With RetireGuard, your employees may be able to insure an amount equal to 100% of their present contributions to their defined contribution plan, including the matches that your company makes (maximum benefit amounts are based on current IRS defined contribution maximums). During a period of total disability, eligible benefits will be paid monthly into an irrevocable trust account at The MassMutual Trust Company, FSB. As benefit payments are made to the trust, the employee has the ability to invest these funds into a broad list of publically traded securities, so that they can select the investment strategy that best meets their retirement goals. The trust proceeds are paid out at retirement age according to the terms of the Trust; retirement age is generally tied to the end of the benefit period chosen.3

    Disabled with Protection

    Edward becomes totally and continuously disabled at age 40. Prior to disability, Edward purchased RetireGuard, and made five annual payments of $10,500 into his defined contribution plan. Beginning 180 days after disability, monthly benefits of $8754 are paid into a MassMutual Trust account. At age 65, the combination of his defined contribution plan and the Trust account totals $972,425.5

    Protecting Your Employees’ Retirement Savings

    A disability doesn’t have to get in the way of your employees financial security later in life. With good planning, they can make sure that even if they have to stop working for a long time, their retirement savings strategy will stay on track—and they’ll have one less thing to worry about.

    1 Assumes contributions are made monthly and grow at an 8% annual percentage rate. This does not represent the return on any particular investment. Note: 8% annual percentage rate is a hypothetical rate. Rates of return are not guaranteed.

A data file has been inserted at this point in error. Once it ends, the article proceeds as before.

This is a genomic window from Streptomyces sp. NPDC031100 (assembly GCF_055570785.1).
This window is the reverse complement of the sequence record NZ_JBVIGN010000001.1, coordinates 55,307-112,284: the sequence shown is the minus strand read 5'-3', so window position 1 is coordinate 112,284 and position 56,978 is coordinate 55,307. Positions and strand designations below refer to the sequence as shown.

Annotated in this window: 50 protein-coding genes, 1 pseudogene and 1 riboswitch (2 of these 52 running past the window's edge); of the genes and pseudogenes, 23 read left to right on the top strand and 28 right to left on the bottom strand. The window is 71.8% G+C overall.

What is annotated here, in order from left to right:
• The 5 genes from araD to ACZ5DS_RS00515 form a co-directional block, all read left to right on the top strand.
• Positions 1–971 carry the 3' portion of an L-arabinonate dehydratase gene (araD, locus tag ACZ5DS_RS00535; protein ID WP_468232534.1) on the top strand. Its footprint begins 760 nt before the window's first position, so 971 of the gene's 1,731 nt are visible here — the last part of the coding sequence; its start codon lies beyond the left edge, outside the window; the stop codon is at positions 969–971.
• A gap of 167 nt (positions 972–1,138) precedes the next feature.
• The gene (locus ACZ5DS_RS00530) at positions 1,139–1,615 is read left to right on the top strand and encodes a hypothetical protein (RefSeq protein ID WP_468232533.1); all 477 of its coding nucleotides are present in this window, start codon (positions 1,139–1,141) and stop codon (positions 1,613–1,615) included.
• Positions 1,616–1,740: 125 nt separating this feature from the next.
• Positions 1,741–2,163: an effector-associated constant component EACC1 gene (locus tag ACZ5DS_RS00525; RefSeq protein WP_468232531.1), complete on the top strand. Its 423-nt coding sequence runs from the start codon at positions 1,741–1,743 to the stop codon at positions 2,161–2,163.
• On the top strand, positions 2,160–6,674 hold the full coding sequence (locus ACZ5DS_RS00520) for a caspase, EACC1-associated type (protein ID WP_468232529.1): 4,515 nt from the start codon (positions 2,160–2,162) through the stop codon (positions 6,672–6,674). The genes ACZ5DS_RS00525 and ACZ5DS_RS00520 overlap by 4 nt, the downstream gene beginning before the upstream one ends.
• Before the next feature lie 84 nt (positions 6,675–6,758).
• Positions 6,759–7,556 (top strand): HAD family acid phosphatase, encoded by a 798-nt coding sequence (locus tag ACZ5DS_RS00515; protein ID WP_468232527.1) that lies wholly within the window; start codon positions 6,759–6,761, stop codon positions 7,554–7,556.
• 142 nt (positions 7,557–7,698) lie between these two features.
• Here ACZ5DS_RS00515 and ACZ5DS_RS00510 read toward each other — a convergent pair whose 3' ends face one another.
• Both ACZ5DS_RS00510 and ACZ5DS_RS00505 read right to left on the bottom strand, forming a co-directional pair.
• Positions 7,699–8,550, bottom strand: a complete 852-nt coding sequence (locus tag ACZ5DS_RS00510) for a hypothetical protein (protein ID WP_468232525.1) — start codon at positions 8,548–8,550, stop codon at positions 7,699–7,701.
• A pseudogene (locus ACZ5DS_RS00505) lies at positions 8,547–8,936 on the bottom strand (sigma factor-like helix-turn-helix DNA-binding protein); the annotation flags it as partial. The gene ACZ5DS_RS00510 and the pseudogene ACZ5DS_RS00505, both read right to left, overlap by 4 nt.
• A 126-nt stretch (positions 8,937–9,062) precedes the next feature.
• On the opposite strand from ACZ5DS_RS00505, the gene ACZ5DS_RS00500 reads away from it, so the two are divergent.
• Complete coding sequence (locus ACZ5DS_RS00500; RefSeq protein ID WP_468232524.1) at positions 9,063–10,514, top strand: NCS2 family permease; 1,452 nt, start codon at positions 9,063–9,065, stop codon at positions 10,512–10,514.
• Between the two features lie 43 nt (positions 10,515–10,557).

2 This assumes the insured became totally and continuously disabled at age 40 until age 65; therefore, he was not able to continue making contributions to his defined contribution plan.

    3 Age 65 or 67, depending on chosen benefit period.

    4 Assumes the RetireGuard premium was employee paid on after-tax basis and the disability benefits are non-taxable.  This also assumes that any taxes incurred on the trust investment earnings are paid by the grantor/insured out of other funds.

    5 This assumes the insured suffered an illness or injury at age 40 that prevented him from working through age 65 and had RetireGuard, after satisfying a 180-day waiting period where contributions were made into a trust account that earned at a 6% after tax rate of return. Rates of return are not guaranteed.

    RetireGuard Individual (Policy XL-IS-92 with EDI-10) and XL-IS-92(NC) with EDI-10 in North Carolina) and RetireGuard Multi-Life (Policy Form ICC13XLSME with ICC13EDI10 and XLS-ME-04 with EDI-10) are issued by Massachusetts Mutual Life Insurance Company, Springfield, MA 01111-0001. Policies have exclusions and llimitations and are subject to state availability. For costs and complete details of coverage call your agent or MassMutual at 1-800-272-2216 for a referral to an agent.

    New York Policies: RetireGuard Individual and RetireGuard Multi-Life policies provide disability income insurance only. They do NOT provide basic hospital, basic medical or major medical insurance as defined by the New York State Insurance Department. The expected benefit ratio for a RetireGuard Individual policy is 52% and a RetireGuard Multi-Life policy is 60%. This ratio is the portion of future premiums which the company expects to return as benefits, when averaged over all the people with these policies.